Hong Kong mansions, worth US$192 million, linked to China Evergrande founder Hui Ka-yan, seized by creditor

A creditor has seized two Hong Kong luxury properties valued at more than HK$1.5 billion (US$192.3 million) owned by a company connected to a top China Evergrande executive, weeks before the next winding-up hearing against mainland China’s most indebted developer.

Orix Asia Capital has appointed receivers for the adjacent homes, according to filings with the Land Registry on Tuesday. The properties, 10C and 10E on Black’s Link, The Peak, are linked to the troubled Chinese tycoon Hui Ka-yan through his associate Tan Haijun, who is listed as a director of the company that holds the houses.

Tan is the director of Giant Hill, which owns the two mansions, according to Land Registry data. Hui, Evergrande’s founder and chairman, resigned as director of Giant Hill on July 30, 2021, with Tan appointed director on the same day.

Cosimo Borrelli and Tang Tak Yeung are the receivers for one of the houses.

China Evergrande’s founder Hui Ka-yan pictured in March 2017. Photo: Reuters

The properties, valued at more than HK$1.5 billion, will be formally seized within days, according to media reports on Wednesday.

Evergrande declined to comment, saying it was a personal matter.

The seizure of the homes comes after the Hong Kong High Court last month adjourned a winding-up hearing against Evergrande, saddled with US$328 billion of liabilities, signalling a final reprieve for the restructuring that has dragged on for the past two years. The next hearing is on December 4.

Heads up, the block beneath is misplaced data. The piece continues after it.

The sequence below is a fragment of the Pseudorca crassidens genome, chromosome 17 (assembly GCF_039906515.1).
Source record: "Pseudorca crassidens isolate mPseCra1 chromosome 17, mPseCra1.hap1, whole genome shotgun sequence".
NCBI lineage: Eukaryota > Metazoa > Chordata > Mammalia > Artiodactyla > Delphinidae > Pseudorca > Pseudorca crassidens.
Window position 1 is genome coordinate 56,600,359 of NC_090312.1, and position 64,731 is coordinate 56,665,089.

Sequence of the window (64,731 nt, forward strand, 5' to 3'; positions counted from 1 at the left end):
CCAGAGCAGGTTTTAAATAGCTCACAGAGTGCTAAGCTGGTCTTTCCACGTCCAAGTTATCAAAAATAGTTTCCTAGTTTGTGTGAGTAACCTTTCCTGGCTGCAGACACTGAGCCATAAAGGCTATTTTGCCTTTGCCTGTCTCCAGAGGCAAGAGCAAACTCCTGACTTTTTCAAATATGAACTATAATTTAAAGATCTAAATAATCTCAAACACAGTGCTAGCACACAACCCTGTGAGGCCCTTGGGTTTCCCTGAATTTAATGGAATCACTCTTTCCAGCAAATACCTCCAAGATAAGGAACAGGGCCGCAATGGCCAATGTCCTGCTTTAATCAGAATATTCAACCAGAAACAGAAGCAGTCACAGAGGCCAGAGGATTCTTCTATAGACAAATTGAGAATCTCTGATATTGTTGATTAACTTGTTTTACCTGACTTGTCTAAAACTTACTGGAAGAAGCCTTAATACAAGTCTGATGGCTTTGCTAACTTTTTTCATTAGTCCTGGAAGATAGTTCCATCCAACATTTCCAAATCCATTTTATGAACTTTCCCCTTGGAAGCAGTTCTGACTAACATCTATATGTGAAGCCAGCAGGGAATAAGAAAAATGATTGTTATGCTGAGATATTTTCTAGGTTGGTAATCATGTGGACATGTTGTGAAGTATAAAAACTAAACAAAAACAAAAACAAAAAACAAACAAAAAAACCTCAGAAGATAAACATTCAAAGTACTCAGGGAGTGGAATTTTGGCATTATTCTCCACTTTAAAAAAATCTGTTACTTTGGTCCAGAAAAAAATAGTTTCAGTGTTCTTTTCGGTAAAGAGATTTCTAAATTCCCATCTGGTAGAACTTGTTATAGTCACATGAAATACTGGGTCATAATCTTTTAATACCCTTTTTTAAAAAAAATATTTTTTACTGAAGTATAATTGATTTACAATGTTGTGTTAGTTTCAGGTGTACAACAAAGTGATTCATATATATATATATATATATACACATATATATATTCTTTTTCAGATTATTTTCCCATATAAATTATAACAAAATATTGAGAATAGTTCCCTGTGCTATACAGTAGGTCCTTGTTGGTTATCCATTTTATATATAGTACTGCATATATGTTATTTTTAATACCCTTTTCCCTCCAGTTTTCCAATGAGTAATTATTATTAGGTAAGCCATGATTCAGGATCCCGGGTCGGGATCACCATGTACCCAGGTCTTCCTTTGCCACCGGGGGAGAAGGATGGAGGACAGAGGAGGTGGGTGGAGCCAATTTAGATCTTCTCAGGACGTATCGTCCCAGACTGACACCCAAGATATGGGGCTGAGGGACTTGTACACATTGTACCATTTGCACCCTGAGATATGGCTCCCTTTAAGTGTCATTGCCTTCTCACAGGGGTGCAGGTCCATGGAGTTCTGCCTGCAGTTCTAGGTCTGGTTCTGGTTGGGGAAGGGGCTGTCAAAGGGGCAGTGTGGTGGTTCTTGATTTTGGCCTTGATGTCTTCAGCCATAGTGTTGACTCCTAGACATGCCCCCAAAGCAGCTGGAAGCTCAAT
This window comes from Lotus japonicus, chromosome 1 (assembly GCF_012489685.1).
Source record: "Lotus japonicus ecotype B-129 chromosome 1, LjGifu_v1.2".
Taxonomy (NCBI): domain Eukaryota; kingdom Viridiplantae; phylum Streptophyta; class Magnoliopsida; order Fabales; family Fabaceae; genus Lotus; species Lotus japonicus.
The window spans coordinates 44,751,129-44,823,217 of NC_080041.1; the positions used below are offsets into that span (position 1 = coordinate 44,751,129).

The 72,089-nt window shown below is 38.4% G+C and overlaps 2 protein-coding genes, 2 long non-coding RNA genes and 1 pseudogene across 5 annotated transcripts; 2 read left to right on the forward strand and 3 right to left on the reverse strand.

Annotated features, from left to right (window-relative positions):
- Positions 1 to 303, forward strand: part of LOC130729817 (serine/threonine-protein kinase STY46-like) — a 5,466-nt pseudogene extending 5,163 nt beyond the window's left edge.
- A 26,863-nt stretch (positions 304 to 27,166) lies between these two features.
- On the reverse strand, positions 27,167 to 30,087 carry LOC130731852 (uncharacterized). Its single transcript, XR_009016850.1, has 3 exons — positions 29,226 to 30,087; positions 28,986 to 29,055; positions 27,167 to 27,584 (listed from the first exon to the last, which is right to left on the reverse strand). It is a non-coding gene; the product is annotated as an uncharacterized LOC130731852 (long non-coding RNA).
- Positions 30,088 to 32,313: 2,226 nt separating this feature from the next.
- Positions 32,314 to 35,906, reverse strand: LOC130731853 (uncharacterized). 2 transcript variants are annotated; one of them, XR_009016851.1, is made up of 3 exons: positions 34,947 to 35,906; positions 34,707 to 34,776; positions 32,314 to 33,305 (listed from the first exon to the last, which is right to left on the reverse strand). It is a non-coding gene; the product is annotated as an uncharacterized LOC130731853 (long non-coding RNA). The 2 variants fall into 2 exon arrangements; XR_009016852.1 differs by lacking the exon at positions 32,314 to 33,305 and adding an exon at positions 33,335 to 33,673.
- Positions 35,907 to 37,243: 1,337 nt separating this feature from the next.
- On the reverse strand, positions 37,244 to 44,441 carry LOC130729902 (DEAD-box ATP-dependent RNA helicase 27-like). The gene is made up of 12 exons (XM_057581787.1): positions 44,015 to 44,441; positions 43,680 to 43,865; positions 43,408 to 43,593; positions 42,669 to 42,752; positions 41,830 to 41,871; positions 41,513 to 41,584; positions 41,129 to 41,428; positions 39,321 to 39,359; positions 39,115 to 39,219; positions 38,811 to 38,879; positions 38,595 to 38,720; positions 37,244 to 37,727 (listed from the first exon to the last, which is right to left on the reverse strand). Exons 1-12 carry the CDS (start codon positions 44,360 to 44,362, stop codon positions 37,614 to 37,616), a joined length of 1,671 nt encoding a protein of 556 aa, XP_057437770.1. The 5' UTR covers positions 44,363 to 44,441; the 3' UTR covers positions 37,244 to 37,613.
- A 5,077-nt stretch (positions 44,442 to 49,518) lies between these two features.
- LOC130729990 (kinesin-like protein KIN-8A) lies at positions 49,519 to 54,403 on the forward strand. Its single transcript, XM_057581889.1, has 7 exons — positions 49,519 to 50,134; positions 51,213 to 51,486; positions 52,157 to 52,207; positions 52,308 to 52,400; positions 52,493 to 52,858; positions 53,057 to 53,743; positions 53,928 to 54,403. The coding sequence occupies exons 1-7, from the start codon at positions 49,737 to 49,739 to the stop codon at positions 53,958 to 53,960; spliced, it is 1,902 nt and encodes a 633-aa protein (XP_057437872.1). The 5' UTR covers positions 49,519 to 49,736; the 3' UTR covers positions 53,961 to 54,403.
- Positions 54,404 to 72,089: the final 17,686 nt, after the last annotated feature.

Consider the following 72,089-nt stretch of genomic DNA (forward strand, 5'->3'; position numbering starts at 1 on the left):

Justice Linda Chan granted the Guangzhou-based developer five weeks to get its house in order and stave off liquidation, with a warning that the court was “highly likely” to grant a winding-up order if no restructuring plan was ready by then.


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Justice Chan said the “final adjournment” would give more time for Evergrande to cobble together a deal that would offer higher returns to creditors than in the case of liquidation. She added that the developer had consumed too much time over the past 17 months on its negotiations with creditors.

In March, receivers of another of Hui’s mansions on Black’s Link, 10B, put the asset up for sale to recover unpaid bills after the home was seized by China Construction Bank (Asia) in November last year.

The mansion in March was valued at more than HK$800 million, given comparable properties on The Peak were fetching HK$140,000 to HK$150,000 per square foot, a source familiar with the sale process said.

Centaline Property Agency and CBRE were appointed as sole co-agents to sell the ultra-luxury property.


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The mansion was owned by Better Vision, whose director is also Tan, according to the Companies Registry.

Three adjoining mansions of up to 5,400 sq ft each at 10 Black’s Link were remortgaged in late 2021 for HK$1.1 billion.

Hui, once China’s richest person, has seen his personal wealth dwindle since the developer was enmeshed in a debt crisis triggered by Beijing’s “three red lines” measure in August 2020 to curb leverage in the property industry.

Hui is currently detained by Chinese authorities on suspicion of economic crimes.

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